A final concern for millennials is their commitment to environmental, social and governance (ESG) practices when investing. They really want to be responsible investors, and at Pictet Wealth Management we have for some time been integrating ESG and sustainability into our investment process. In the early days, this mainly amounted to exclusion of investments exposed to industries such as tobacco, alcohol or armaments, but it is now turning to broader ESG and sustainability policies. For example, we are increasingly asked about board diversity: millennials want to know how many women are on boards or in senior management.
Millennials are not the end of the generational transformation of consumption patterns. Some 77 million members of Generation Z, also known as centennials, have been born since 1997 – making them as large a cohort as the millennials. They are the most diverse generation, with almost half of them belonging to a minority group. Although Gen-Z does not have a lot of money (yet), they are already becoming a force in consumer spending.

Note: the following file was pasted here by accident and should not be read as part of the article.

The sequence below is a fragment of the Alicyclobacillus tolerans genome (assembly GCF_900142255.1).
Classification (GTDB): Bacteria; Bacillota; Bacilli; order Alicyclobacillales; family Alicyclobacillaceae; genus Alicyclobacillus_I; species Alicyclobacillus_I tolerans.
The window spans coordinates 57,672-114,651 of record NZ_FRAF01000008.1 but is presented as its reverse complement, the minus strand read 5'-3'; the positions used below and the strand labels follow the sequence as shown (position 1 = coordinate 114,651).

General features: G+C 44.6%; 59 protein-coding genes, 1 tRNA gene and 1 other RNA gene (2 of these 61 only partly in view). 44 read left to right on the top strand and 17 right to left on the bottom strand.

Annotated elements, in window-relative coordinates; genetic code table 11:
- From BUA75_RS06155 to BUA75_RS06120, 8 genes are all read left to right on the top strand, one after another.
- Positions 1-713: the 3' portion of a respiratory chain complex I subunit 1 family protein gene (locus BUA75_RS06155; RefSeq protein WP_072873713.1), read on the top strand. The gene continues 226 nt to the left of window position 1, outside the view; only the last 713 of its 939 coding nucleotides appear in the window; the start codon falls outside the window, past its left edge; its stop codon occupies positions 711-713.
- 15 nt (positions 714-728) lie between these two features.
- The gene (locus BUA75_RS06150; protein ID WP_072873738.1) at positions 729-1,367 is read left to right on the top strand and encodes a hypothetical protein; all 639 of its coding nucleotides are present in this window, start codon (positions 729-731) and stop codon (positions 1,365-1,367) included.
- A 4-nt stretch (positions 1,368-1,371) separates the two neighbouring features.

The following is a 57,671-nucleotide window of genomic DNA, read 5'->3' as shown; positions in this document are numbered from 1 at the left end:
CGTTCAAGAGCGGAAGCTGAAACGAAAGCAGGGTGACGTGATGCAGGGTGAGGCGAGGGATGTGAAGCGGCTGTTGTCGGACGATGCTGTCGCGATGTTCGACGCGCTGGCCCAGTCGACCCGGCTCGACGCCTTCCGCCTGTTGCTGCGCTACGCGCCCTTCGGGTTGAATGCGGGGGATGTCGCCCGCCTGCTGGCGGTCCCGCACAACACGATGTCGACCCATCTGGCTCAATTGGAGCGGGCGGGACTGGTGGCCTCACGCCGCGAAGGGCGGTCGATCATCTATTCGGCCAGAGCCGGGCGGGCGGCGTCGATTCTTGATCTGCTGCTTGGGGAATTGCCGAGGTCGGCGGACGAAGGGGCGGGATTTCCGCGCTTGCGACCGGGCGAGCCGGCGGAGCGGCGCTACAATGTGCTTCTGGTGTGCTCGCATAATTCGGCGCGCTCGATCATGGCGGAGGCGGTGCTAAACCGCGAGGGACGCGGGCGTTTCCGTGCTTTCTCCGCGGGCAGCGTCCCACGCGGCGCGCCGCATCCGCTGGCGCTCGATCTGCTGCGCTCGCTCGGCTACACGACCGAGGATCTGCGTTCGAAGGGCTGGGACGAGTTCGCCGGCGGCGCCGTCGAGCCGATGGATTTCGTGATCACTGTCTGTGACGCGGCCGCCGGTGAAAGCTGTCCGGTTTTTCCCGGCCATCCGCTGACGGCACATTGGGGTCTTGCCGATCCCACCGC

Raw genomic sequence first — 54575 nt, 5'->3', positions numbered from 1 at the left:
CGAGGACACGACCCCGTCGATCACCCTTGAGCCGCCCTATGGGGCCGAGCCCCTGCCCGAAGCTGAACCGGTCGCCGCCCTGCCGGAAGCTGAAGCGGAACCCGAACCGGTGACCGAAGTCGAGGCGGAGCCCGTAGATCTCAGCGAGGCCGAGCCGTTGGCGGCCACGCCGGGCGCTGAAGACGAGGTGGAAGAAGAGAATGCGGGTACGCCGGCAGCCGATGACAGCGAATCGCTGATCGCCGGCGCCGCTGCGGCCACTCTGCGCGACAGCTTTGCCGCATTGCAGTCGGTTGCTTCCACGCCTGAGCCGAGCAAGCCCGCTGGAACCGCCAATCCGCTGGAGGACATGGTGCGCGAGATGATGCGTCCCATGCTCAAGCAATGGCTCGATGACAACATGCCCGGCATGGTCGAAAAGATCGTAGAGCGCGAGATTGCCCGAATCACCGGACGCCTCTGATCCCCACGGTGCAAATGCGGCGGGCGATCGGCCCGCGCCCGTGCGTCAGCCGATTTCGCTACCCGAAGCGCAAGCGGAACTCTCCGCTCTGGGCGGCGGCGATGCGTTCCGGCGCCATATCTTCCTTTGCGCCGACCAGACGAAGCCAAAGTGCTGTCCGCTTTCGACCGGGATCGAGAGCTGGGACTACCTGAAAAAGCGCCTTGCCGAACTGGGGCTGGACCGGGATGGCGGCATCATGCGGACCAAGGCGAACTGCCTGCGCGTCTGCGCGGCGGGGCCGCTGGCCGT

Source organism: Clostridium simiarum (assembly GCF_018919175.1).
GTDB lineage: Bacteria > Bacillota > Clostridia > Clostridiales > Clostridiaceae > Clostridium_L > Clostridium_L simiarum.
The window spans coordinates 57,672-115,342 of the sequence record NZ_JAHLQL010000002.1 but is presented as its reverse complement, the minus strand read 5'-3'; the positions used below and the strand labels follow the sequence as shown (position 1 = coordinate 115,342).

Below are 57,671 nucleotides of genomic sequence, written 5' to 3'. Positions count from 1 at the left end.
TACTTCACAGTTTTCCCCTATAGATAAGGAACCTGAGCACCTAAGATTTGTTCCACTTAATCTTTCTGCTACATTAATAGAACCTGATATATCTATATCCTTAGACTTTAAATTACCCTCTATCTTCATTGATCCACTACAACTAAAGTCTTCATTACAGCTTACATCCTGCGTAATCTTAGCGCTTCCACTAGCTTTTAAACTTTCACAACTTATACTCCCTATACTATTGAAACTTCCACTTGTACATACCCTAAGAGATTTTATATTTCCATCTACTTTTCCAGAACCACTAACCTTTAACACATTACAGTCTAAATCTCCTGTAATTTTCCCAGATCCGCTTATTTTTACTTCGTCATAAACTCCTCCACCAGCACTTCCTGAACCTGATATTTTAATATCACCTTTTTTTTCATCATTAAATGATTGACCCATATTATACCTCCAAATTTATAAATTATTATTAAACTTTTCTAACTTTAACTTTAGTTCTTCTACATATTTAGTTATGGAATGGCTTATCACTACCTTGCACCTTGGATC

For example, they use their smartphones an average of 15.4 hours per week, more than any other generation. And as attention spans become shorter (down to eight seconds!) companies need to grab it quickly through online ‘snackable’ data – a mixture of text, images and video. Visualisation is important, because centennials share content through social media, and it must embrace their diversity.
The potential for higher returns from companies that position themselves to benefit from the changing consumption patterns of millennials and centennials should make them especially attractive for investors.